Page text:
“SHANE” (1953) Review

“SHANE” (1953) Review

The history behind the production for the 1953 classic Western, “SHANE” is a curious one. At the time, it was one of the most expensive Westerns ever made in Hollywood. And director George Stevens’ first choices for the film’s two male leads never panned out. Yet, despite the expenses and Stevens’ initial bad luck with his casting choices, “SHANE” became one of the most famous Westerns ever made in Hollywood. 

“SHANE” was based upon Jack Schaefer’s 1949 novel of the same title. Many film historians and critics believe the narrative’s basic elements were based upon a historical event, the 1892 Johnson County War. Although this was never acknowledged by Stevens, Schaefer or the film’s screenwriter, A.B. Guthrie Jr. And yet . . . the film’s setting turned out to be the same one for the famous cattlemen-homesteaders conflict, Wyoming. The plot for “SHANE” proved to be simple. An experienced gunfighter named Shane, weary of his violent past, arrives at a county in Wyoming Territory and befriends a homesteader/rancher named Joe Starrett and the latter’s family. Despite Starrett’s revelation of a conflict between homesteaders like himself and a ruthless and powerful rancher named Rufus Ryker, Shane accepts a job as Starrett’s ranch hand. Before long, Shane not only finds himself emotionally drawn to the Starretts, but also pulled into the range war that is raging.

Anyone with any knowledge about old Hollywood or American Western films will automatically tell you that “SHANE” is highly regarded and much-beloved movie. The American Film Institute (AFI) has list it as one of the top three (3) Hollywood Westerns ever made and it is ranked 45 on the list of top 100 films. The movie earned six Academy Award nominations and won an award for Best Cinematography (in color). Many people believe Alan Ladd should have received an Academy Award for his performance as the mysterious “former” gunslinger Shane and consider the role as his best performance. How do I feel?

I cannot deny that “SHANE” is a first-rate movie. Who am I kidding? It is an excellent look at violence on the American frontier. And thanks to George Stevens’ direction, it is also brutal. Unlike many previous movie directors, Stevens did not stylized the violent deaths depicted in the film. A major example of this peek into life on the frontier is a scene that featured the brutal death of Frank “Stonewall” Torrey, a small rancher portrayed by Elisha Cook Jr., who was killed by Jack Wilson, a villainous gunslinger portrayed by Jack Palance:

 

Contrary to what one might originally believe, I do not believe “SHANE” preached against violence. Yes, the screenplay written by Guthrie questioned the constant use of violence to solve problems. But the movie made it clear that sometimes, one has no choice but to fight. Does this rule apply to the situation in “SHANE”? Hmmmm . . . good question.

Another aspect of “SHANE” that I found fascinating was Shane’s attempts to put his violent past behind him in his interactions with the Starrett family. Whether Shane was working or riding beside Joe, befriending Joey and struggling to suppress his obvious sexual desire for Marian; it seemed pretty obvious that he had developed close feelings for the entire family. And it would also explained why he would hang around, despite the danger of being dragged into a range war.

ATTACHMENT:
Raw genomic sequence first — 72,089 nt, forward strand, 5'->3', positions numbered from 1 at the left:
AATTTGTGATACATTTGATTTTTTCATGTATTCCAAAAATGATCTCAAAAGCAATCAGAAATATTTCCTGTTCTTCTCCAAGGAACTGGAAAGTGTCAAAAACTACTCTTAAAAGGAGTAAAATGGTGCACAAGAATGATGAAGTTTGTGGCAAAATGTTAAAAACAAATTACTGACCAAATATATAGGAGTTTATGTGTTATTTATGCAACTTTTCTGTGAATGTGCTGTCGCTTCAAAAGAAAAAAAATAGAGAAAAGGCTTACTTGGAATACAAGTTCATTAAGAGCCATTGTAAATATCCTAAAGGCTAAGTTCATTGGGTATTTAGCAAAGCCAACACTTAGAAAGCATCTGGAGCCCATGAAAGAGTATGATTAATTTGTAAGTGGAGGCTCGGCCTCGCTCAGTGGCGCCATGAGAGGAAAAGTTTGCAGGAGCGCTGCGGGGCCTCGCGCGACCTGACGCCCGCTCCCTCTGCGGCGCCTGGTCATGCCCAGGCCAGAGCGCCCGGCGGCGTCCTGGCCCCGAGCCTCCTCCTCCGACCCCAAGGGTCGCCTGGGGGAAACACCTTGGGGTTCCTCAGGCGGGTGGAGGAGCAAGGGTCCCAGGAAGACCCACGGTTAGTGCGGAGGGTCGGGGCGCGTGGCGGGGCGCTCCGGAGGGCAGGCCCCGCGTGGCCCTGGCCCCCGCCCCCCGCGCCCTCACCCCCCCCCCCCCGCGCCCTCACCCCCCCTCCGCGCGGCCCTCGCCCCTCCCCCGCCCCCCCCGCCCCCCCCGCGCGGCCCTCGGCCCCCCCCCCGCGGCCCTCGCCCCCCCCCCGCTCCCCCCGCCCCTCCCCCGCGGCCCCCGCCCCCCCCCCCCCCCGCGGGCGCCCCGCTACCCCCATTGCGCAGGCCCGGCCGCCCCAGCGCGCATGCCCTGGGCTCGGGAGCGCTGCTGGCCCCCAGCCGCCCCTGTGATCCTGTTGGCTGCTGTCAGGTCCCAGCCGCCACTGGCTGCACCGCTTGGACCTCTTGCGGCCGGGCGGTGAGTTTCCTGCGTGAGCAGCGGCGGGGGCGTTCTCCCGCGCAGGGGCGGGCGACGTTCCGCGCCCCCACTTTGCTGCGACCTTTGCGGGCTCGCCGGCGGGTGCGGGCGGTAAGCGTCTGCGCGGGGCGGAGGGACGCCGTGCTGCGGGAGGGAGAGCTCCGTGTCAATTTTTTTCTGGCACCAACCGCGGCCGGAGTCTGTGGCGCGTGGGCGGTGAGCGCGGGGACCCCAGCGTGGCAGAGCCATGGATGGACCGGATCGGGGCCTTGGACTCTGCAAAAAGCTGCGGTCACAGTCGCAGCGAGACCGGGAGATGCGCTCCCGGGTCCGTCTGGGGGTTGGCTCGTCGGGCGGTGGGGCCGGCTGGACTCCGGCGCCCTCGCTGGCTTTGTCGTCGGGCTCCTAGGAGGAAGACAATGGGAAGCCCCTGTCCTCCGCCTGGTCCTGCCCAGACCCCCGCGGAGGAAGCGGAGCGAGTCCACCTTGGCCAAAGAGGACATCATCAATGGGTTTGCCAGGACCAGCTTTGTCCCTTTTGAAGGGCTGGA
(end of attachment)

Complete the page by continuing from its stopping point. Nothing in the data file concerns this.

I cannot deny that “SHANE” featured some first-rate performances. I also cannot deny that Alan Ladd was in top form as the soft-spoken gunslinger who tried to hang up his gun belt, while staying with Starretts. I have always believed that Ladd was an underrated actor. Many critics have regarded his role as Shane as a singular example of how excellent he was as an actor. Do not get me wrong. I also admire his performance as Shane. It was a prime example of his skills as a movie actor. But I have seen other Ladd performances that I found equally impressive. Van Heflin’s portrayal of the determined small rancher, Joe Starrett, struck me as equally impressive. I could never really regard his character as complex, but Heflin made it easy for me to see why Shane had no problems befriending Joe . . . or why other ranchers regarded him as their unofficial leader. Jean Arthur had been lured out of an early retirement by Stevens for the role of Marian Starrett. I thought she did a superb job of conveying her character’s complicated feelings for Shane. Thanks to Arthur’s performance, Marian seemed to be torn between her love for Joe, her attraction to Shane and her revulsion toward his violent past.

Brandon deWilde had received an Best Supporting Actor Oscar nomination for his role as the Starretts’ young son, Joe Jr. (Joey). Do not get me wrong. I thought deWilde gave a very good performance as the impressionable, yet energetic young Joey. But an Oscar nod? Honestly, I have seen better performances from a good number of child actors – then and now. Another Best Supporting Actor nomination was given to Jack Palance for his role as the villainous gunslinger, Jack Wilson. When I re-watched this movie for the last time, there seemed to be two faces to Palance’s performance. Most of his appearances featured the actor projecting the stone-faced villainy of his character. But there were moments when Palance managed to convey the more human side of Wilson – whether it was his boredom toward his employer’s other minions or weariness at the idea of facing another person to kill. It is strange that I had never noticed this before.